Hackers leak passwords for 500,000 Fortinet VPN accounts


Level 37
Thread author
Top poster
Feb 4, 2016
Both posts lead to a file hosted on a Tor storage server used by the Groove gang to host stolen files leaked to pressure ransomware victims to pay.
BleepingComputer's analysis of this file shows that it contains VPN credentials for 498,908 users over 12,856 devices.

While we did not test if any of the leaked credentials were valid, BleepingComputer can confirm that all of the IP address we checked are Fortinet VPN servers.
Further analysis conducted by Advanced Intel shows that the IP addresses are for devices worldwide, with 2,959 devices located in the USA.
Kremez told BleepingComputer that the Fortinet CVE-2018-13379 vulnerability was exploited to gather these credentials.
A source in the cybersecurity industry told BleepingComputer that they were able to legally verify that at least some of the leaked credentials were valid.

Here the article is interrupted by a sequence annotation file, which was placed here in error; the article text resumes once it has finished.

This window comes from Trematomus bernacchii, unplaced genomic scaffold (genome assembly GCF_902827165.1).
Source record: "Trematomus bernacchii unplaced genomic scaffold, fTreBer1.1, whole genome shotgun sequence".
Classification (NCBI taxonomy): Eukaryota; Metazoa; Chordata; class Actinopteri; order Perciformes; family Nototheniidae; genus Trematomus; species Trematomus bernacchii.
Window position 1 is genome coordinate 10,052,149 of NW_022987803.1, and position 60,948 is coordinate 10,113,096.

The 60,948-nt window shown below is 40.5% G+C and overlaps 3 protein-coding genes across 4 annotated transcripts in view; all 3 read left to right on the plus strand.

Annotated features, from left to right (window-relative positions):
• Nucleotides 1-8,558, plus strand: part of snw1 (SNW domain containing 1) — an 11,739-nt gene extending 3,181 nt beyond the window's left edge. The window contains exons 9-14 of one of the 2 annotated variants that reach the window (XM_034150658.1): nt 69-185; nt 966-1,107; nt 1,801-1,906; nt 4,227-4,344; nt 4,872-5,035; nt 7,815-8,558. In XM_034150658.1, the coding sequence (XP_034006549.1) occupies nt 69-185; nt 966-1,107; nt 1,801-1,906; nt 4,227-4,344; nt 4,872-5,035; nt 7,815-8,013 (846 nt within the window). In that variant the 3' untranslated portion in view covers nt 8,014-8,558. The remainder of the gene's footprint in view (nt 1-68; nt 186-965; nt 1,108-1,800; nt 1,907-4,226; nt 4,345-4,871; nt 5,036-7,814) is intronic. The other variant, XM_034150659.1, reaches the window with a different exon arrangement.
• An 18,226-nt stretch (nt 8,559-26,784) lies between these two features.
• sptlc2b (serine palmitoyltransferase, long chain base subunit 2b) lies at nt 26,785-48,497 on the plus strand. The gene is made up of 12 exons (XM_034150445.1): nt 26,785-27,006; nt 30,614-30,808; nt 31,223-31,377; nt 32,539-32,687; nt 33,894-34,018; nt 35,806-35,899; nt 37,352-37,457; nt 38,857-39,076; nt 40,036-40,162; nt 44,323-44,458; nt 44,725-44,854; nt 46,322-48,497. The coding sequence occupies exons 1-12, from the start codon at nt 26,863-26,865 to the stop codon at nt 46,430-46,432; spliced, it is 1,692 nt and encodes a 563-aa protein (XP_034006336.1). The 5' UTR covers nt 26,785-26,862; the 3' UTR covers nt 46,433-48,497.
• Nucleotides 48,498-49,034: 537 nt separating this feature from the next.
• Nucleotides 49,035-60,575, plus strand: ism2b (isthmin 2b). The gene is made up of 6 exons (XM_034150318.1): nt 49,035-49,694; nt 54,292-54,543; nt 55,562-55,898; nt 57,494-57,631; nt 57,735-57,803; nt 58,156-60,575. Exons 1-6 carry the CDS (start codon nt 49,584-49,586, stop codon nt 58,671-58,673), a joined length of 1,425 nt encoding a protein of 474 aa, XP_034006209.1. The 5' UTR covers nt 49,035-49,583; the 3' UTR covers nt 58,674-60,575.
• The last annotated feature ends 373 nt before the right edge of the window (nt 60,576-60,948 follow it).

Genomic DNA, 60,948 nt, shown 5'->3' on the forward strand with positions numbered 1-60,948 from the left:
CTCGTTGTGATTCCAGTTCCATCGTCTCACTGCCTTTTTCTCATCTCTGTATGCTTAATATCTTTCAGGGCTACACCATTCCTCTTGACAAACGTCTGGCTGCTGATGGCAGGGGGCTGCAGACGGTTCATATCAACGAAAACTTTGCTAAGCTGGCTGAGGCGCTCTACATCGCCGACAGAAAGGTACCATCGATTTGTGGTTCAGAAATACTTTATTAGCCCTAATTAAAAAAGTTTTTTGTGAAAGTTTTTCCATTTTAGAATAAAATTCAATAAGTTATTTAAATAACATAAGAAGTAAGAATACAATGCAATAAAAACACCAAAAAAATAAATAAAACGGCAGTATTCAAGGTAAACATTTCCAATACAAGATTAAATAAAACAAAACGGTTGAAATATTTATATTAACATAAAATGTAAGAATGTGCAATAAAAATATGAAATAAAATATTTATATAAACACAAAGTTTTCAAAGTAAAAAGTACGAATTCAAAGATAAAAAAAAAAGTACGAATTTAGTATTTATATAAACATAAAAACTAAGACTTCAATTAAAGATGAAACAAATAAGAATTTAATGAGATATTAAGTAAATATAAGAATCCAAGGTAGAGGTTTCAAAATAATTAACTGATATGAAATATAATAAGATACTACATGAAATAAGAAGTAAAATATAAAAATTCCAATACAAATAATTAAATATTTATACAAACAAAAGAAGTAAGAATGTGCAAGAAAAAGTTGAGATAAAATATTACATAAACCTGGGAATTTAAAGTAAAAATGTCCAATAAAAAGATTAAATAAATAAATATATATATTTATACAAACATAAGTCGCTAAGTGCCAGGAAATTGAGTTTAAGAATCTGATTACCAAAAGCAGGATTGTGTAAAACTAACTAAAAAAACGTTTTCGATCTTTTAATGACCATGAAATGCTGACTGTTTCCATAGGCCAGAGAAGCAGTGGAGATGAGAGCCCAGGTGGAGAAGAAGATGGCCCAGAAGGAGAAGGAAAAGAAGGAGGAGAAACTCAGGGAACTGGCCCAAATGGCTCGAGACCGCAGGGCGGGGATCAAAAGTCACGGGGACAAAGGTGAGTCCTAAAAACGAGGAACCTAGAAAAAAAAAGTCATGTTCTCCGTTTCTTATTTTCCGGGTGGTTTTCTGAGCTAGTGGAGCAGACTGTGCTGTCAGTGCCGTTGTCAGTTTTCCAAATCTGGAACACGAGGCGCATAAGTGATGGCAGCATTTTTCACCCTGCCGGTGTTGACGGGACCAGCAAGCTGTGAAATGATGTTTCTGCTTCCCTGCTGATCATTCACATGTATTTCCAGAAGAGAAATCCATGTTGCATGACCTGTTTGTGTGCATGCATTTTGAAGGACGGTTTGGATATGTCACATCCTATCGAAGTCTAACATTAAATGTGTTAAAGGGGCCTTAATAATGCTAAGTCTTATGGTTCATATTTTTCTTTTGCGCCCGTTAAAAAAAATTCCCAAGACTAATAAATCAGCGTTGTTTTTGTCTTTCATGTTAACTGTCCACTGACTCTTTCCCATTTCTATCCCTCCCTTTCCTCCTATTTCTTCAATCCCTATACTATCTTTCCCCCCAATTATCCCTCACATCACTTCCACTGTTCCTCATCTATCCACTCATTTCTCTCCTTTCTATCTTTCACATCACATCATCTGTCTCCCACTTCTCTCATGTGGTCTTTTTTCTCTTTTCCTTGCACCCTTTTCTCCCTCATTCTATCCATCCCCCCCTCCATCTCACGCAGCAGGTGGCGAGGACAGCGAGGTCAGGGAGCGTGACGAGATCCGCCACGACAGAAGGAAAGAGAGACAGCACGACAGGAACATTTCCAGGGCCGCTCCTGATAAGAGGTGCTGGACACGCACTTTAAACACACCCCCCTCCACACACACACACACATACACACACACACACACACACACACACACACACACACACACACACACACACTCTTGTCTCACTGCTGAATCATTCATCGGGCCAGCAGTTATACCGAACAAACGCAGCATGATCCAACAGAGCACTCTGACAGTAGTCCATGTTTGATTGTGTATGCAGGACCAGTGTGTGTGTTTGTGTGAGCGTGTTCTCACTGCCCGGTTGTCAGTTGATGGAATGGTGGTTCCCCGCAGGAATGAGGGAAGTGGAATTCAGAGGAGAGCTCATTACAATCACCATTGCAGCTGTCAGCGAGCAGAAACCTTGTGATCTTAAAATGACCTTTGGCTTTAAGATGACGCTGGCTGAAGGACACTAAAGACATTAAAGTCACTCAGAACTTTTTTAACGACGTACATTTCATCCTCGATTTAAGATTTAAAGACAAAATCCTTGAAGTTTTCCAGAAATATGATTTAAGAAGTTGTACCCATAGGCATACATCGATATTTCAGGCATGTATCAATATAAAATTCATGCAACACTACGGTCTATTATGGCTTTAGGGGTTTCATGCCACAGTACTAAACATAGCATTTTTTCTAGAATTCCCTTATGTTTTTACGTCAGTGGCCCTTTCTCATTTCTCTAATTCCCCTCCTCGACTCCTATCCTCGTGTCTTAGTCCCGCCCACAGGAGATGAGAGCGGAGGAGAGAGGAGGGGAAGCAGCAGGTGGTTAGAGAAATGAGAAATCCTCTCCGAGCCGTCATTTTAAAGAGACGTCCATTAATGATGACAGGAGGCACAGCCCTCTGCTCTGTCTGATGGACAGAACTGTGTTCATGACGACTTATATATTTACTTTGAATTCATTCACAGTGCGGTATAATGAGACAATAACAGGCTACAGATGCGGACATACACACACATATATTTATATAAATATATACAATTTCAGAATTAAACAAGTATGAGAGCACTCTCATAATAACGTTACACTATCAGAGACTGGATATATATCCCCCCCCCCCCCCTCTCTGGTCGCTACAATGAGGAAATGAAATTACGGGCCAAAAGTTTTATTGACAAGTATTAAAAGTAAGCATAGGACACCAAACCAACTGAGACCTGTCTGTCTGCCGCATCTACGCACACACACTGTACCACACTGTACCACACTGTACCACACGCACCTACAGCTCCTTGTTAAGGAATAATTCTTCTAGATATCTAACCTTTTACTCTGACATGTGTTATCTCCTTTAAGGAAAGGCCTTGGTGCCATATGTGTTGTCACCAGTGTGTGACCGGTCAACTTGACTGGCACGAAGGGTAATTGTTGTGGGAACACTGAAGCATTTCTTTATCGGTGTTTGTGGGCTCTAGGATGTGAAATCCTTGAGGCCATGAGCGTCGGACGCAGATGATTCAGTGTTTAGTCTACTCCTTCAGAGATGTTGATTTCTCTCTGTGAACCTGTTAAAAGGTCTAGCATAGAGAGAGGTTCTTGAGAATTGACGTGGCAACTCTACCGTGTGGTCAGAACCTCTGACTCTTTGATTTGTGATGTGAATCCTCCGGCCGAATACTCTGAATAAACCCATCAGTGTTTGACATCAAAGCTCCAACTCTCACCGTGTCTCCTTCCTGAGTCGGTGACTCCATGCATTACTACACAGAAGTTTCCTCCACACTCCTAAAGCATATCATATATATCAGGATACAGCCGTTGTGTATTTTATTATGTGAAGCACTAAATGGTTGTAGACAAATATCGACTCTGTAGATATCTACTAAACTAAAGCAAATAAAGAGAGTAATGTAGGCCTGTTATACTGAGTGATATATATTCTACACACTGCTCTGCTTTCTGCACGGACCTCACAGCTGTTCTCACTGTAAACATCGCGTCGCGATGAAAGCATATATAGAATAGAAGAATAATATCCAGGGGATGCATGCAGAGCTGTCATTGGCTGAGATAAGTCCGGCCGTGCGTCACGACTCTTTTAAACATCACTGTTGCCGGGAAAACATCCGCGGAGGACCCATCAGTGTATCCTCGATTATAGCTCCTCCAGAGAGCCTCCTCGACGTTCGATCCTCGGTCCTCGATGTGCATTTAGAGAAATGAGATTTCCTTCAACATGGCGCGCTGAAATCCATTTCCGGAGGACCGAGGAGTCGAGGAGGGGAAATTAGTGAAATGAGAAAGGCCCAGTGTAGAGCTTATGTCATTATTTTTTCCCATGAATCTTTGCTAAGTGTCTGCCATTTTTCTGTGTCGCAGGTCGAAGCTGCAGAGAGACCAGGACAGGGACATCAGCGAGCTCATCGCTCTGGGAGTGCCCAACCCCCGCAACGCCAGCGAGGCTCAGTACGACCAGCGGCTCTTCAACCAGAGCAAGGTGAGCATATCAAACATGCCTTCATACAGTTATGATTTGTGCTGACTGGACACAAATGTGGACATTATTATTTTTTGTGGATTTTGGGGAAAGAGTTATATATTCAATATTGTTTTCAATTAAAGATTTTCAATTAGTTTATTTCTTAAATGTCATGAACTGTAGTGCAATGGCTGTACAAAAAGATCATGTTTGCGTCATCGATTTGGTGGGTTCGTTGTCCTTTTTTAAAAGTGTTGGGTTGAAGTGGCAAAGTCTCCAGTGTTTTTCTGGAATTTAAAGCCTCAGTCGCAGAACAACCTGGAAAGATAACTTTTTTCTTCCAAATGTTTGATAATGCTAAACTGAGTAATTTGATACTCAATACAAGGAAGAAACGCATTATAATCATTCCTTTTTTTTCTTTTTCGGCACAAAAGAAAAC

Level 16
Top poster
Oct 13, 2019
The vulnerability was over 2 years old when it was exploited. But as crazy as that sounds on the surface, in practice it's more complicated:
  • FortiNet OS updates are notorious for breaking things here and there. They do not do separate security patches vs OS updates (similar to how iOS is updated, you get a mix of security fixes and features). Companies that have complicated networking rules are often afraid of upgrading because of the long tail of issues that only get noticed during business hours.
  • Like most enterprise devices, you must pay a subscription fee to get access to software updates and support. If your contract expires, you lose access to these updates. If you want access again, you most often have to "back-pay" all the license payments you missed, plus an additional penalty. When money gets tight, it's tempting to skip renewing your enterprise network equipment licenses.... but once you do so, you dig yourself into a hole of debt that's hard to get out of.